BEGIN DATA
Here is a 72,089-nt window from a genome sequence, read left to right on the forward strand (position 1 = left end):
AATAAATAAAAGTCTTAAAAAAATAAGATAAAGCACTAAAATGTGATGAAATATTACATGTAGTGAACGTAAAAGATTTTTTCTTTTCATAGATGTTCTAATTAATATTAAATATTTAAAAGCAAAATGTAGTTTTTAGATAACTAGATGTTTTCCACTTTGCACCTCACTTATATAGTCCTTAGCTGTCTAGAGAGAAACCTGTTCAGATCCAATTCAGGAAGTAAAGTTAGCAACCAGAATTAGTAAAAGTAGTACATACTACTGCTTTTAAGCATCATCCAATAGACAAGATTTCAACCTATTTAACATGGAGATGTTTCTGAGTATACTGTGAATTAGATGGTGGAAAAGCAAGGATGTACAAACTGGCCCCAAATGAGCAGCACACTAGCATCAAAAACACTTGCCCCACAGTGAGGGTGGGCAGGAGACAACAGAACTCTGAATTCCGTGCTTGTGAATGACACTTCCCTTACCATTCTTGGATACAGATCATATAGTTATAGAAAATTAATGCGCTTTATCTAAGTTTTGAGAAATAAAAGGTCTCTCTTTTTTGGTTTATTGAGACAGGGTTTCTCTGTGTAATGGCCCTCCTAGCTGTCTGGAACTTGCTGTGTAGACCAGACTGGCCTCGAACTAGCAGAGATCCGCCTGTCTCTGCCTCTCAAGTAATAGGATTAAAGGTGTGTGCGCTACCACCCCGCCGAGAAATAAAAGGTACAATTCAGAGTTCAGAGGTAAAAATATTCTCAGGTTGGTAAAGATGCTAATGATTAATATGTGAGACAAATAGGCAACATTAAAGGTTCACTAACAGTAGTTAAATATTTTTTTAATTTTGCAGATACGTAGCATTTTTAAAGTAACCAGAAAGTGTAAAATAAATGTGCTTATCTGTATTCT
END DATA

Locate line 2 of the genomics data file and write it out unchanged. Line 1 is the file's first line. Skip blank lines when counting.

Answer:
AATAAATAAAAGTCTTAAAAAAATAAGATAAAGCACTAAAATGTGATGAAATATTACATGTAGTGAACGTAAAAGATTTTTTCTTTTCATAGATGTTCTAATTAATATTAAATATTTAAAAGCAAAATGTAGTTTTTAGATAACTAGATGTTTTCCACTTTGCACCTCACTTATATAGTCCTTAGCTGTCTAGAGAGAAACCTGTTCAGATCCAATTCAGGAAGTAAAGTTAGCAACCAGAATTAGTAAAAGTAGTACATACTACTGCTTTTAAGCATCATCCAATAGACAAGATTTCAACCTATTTAACATGGAGATGTTTCTGAGTATACTGTGAATTAGATGGTGGAAAAGCAAGGATGTACAAACTGGCCCCAAATGAGCAGCACACTAGCATCAAAAACACTTGCCCCACAGTGAGGGTGGGCAGGAGACAACAGAACTCTGAATTCCGTGCTTGTGAATGACACTTCCCTTACCATTCTTGGATACAGATCATATAGTTATAGAAAATTAATGCGCTTTATCTAAGTTTTGAGAAATAAAAGGTCTCTCTTTTTTGGTTTATTGAGACAGGGTTTCTCTGTGTAATGGCCCTCCTAGCTGTCTGGAACTTGCTGTGTAGACCAGACTGGCCTCGAACTAGCAGAGATCCGCCTGTCTCTGCCTCTCAAGTAATAGGATTAAAGGTGTGTGCGCTACCACCCCGCCGAGAAATAAAAGGTACAATTCAGAGTTCAGAGGTAAAAATATTCTCAGGTTGGTAAAGATGCTAATGATTAATATGTGAGACAAATAGGCAACATTAAAGGTTCACTAACAGTAGTTAAATATTTTTTTAATTTTGCAGATACGTAGCATTTTTAAAGTAACCAGAAAGTGTAAAATAAATGTGCTTATCTGTATTCT